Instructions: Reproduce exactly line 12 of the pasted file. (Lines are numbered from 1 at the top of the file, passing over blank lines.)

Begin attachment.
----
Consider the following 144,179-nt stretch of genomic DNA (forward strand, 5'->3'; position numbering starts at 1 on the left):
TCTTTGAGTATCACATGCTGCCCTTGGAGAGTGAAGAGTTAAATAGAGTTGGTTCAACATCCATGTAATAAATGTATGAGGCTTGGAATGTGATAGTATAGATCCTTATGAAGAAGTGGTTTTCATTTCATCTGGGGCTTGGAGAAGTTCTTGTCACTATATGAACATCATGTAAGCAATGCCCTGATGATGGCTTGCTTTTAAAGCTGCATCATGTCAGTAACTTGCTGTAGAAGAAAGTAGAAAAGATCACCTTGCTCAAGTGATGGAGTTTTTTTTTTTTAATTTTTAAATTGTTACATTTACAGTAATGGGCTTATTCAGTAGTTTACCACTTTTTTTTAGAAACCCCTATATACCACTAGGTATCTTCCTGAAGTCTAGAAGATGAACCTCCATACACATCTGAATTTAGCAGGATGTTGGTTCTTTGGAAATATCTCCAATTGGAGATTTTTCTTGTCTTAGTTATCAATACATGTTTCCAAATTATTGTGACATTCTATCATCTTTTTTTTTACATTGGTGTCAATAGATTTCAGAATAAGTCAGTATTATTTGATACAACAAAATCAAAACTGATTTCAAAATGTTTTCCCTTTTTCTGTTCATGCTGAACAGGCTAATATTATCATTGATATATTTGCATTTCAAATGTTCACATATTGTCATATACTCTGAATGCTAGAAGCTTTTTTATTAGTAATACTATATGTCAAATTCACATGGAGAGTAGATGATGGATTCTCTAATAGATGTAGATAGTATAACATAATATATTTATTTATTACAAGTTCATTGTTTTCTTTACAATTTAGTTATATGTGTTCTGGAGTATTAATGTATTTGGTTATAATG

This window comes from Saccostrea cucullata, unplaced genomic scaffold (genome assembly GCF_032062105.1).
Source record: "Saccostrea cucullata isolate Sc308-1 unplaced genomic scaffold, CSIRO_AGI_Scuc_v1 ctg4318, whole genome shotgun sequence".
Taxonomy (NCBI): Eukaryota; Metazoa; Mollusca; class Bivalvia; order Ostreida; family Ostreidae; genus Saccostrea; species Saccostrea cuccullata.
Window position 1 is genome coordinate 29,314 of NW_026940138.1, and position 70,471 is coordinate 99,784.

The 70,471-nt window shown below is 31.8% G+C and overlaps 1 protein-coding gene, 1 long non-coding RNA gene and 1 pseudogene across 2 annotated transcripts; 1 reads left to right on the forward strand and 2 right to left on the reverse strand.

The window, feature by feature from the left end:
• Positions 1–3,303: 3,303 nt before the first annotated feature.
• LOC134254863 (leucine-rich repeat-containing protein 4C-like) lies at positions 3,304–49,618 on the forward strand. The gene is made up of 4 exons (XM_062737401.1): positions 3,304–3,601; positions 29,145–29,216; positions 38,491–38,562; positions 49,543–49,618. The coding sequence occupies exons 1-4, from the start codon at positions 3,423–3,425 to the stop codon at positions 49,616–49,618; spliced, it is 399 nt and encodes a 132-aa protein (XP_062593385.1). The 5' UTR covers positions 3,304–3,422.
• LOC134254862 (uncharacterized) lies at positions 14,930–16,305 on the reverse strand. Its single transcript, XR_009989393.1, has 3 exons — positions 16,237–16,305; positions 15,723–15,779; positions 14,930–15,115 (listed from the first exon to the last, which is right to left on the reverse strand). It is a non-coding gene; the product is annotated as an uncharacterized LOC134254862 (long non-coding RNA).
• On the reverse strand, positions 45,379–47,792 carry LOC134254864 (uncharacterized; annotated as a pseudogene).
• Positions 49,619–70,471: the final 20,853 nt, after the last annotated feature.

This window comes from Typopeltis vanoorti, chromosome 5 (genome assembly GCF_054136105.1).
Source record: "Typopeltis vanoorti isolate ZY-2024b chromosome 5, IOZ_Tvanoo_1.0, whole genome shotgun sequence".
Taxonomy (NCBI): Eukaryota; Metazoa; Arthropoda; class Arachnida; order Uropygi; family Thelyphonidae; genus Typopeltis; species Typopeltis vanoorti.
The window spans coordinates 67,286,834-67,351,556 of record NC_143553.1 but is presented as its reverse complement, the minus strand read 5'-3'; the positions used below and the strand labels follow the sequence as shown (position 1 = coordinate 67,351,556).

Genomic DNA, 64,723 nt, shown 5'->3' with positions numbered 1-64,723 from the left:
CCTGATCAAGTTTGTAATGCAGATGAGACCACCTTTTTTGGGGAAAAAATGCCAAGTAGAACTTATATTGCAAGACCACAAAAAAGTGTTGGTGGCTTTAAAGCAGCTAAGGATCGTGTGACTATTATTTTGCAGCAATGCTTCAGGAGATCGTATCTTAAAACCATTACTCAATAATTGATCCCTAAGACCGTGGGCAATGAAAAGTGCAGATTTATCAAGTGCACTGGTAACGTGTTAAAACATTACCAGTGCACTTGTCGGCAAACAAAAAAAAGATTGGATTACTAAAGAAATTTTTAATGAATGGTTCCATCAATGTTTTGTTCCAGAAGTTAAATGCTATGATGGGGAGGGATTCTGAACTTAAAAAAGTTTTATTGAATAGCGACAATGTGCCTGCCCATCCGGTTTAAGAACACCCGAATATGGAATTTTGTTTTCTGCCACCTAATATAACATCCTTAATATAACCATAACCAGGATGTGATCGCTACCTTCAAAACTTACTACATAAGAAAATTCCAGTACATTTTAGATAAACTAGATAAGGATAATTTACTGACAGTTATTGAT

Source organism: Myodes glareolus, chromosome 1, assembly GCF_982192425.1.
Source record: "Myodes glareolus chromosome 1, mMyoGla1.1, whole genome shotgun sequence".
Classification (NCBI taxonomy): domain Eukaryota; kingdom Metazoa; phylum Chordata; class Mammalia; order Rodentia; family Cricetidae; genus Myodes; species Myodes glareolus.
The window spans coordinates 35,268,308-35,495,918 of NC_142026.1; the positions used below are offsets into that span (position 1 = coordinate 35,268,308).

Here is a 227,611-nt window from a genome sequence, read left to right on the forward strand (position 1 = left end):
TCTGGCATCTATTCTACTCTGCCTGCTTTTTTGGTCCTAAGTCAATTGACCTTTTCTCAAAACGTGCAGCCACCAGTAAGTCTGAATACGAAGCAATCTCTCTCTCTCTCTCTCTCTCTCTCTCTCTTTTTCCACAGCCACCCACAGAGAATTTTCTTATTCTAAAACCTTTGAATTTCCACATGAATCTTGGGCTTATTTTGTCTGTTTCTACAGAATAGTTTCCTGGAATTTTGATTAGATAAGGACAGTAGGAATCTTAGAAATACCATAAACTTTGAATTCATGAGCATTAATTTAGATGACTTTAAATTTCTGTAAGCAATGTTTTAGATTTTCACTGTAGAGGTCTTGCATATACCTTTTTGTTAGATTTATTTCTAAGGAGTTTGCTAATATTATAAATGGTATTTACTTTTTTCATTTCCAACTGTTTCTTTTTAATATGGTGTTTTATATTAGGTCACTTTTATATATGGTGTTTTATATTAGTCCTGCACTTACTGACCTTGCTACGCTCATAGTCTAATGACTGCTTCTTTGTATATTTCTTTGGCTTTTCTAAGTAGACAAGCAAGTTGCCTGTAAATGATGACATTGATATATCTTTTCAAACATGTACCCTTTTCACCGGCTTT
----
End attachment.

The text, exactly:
• On the reverse strand, positions 45,379–47,792 carry LOC134254864 (uncharacterized; annotated as a pseudogene).